Brilliant question. Thanks for asking!
The phrase that runs through my head when planning before & after metrics is: “If it can’t be measured it can’t be monitored, and if it can’t be monitored it will be ignored.” So, we must focus on the most important aspects of the design changes, and how these affect the the people (and business) we’re aiming to support.
Essentially: what are the measurable success factors behind our need to (re)design?
Here are five steps to working this out:
- [B]Work out what the critical user pathways are[/B] (the most frequent and critical activities that also reflect user and business objectives), i.e. “Place an advertisement”
- [B]Give the activity some life and context[/B] by assigning it a persona and a user story. This is important for keeping our thinking grounded. i.e. “My name is Dylan. As [an advertiser] I want to [get my classified in front of the most relevant searchers] so that I can [achieve a higher conversion rate for my effort].”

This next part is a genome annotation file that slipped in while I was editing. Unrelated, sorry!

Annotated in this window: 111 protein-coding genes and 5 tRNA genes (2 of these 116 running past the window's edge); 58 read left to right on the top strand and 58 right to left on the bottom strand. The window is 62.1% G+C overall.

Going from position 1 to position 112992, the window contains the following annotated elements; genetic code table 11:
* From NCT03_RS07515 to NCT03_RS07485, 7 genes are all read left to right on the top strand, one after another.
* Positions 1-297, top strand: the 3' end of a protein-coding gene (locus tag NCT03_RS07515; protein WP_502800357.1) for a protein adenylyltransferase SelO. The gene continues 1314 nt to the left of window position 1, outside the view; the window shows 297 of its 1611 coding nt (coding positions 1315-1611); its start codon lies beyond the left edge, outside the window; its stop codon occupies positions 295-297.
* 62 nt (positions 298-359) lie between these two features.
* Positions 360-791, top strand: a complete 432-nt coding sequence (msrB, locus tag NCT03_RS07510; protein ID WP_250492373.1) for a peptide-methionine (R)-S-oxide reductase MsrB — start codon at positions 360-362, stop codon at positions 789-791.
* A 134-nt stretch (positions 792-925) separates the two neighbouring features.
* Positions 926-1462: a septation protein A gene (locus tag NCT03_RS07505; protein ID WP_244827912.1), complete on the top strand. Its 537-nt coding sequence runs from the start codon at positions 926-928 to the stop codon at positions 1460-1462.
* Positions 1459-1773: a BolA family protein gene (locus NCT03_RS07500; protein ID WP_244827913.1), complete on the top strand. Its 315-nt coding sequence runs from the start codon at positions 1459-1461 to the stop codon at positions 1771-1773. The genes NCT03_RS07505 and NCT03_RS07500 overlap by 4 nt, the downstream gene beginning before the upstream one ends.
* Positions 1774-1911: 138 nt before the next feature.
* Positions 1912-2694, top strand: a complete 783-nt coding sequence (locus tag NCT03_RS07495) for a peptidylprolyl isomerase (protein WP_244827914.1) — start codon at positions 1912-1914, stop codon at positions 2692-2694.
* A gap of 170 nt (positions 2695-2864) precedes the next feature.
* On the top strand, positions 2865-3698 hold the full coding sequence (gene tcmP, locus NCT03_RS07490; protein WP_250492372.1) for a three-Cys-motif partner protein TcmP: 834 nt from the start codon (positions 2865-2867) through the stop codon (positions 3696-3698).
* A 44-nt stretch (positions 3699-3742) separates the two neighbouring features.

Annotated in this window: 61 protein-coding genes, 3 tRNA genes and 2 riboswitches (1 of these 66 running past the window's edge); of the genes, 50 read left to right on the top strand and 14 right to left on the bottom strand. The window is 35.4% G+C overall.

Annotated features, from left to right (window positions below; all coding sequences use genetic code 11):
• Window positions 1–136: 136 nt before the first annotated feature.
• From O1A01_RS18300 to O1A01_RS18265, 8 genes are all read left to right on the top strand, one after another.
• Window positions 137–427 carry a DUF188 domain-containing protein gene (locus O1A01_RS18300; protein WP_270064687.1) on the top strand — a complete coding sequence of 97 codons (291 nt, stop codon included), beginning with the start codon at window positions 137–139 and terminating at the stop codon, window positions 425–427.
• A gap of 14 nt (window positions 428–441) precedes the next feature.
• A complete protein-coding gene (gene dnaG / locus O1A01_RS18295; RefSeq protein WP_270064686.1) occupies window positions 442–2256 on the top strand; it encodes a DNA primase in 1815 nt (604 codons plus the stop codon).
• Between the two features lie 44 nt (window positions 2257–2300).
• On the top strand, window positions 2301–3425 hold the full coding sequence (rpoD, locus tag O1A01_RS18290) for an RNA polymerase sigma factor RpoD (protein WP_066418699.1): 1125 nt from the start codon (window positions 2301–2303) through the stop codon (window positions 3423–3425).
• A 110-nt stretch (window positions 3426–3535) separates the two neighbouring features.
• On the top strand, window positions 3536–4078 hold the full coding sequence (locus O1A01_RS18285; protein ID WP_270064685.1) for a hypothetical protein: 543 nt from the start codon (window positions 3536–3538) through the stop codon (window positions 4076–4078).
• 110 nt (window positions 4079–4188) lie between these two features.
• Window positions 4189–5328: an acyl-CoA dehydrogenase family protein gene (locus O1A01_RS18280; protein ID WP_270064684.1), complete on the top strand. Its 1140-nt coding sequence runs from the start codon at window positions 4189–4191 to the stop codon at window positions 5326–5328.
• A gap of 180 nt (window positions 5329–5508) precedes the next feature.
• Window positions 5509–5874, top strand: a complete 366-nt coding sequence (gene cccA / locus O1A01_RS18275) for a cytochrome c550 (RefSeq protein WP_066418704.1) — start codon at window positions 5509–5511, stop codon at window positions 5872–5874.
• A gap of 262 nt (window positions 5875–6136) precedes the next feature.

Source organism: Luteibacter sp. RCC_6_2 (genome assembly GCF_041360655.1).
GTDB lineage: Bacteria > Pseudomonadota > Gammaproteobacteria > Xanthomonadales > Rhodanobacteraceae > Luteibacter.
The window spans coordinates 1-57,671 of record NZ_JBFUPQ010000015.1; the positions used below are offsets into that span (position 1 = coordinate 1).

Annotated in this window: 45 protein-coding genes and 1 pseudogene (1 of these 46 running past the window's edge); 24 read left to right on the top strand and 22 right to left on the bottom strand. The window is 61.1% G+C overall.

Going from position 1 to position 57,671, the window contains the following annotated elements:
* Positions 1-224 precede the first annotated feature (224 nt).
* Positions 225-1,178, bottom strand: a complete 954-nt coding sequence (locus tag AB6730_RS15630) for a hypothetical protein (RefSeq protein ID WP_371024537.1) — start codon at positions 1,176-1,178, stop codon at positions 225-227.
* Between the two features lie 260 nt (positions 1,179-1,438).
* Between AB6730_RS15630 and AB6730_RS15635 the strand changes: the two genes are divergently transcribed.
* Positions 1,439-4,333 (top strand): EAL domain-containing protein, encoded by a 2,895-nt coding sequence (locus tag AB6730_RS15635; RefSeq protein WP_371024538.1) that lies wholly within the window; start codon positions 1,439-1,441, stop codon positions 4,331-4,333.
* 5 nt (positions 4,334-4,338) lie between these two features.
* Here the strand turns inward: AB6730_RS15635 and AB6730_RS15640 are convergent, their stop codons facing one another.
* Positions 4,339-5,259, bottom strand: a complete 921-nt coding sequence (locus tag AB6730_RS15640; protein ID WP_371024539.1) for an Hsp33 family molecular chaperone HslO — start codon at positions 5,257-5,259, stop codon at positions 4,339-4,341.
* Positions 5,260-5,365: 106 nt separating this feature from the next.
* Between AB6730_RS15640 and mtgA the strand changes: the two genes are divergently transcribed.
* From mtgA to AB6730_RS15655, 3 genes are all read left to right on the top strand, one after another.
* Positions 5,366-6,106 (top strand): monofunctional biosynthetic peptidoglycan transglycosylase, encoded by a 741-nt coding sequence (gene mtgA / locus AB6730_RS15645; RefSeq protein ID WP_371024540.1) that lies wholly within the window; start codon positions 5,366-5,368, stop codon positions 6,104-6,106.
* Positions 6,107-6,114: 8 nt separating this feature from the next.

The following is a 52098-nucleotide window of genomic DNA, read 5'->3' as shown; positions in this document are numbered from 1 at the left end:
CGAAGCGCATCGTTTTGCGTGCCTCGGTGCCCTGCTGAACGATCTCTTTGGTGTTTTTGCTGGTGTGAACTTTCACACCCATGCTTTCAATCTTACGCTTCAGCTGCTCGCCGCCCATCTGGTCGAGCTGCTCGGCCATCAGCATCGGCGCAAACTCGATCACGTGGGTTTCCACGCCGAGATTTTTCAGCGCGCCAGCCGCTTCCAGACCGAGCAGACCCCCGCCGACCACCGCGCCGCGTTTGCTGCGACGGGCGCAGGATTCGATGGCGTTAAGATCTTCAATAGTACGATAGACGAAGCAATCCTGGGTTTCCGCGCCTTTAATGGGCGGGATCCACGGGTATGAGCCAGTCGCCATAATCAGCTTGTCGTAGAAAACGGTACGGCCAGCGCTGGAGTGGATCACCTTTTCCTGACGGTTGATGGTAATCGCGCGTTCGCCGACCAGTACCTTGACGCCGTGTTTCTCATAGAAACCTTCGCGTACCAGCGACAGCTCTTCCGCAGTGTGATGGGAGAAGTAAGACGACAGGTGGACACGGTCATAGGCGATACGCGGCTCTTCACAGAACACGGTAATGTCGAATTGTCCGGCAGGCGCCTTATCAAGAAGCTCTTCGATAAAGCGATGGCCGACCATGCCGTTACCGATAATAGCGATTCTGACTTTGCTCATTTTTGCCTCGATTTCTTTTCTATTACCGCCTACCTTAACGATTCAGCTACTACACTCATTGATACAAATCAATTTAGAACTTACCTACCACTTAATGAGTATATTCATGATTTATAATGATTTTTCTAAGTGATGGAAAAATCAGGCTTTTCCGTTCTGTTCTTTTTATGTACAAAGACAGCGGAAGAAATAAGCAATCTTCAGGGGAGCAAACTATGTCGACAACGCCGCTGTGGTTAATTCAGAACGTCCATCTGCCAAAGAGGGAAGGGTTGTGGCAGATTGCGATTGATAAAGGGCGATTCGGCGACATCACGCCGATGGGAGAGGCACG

- [B]Determine what success looks like[/B] for that user story. Consider things like task completion rates, time taken and overall satisfaction. Try and stay away from generic statements like “easy to use” or “enjoyable” as they’re too abstract.
- [B]Assign minimum and/or target values[/B] to these metrics by measuring the existing system. If you don’t have a current system, benchmark it against a competitor, or against your revenue projections.
- [B]Monitor these metrics throughout the project[/B] to get an idea of how well you’re achieving your design goals. Test early, and test often, at the end of each iteration. Remote user testing tools are ideal for this kind of measurement.
I also find it really useful to map the design goals against the user’s journey using an experience map. It goes up on the design wall right beside the user stories.
If you want some more reading, here are some great articles about UX metrics: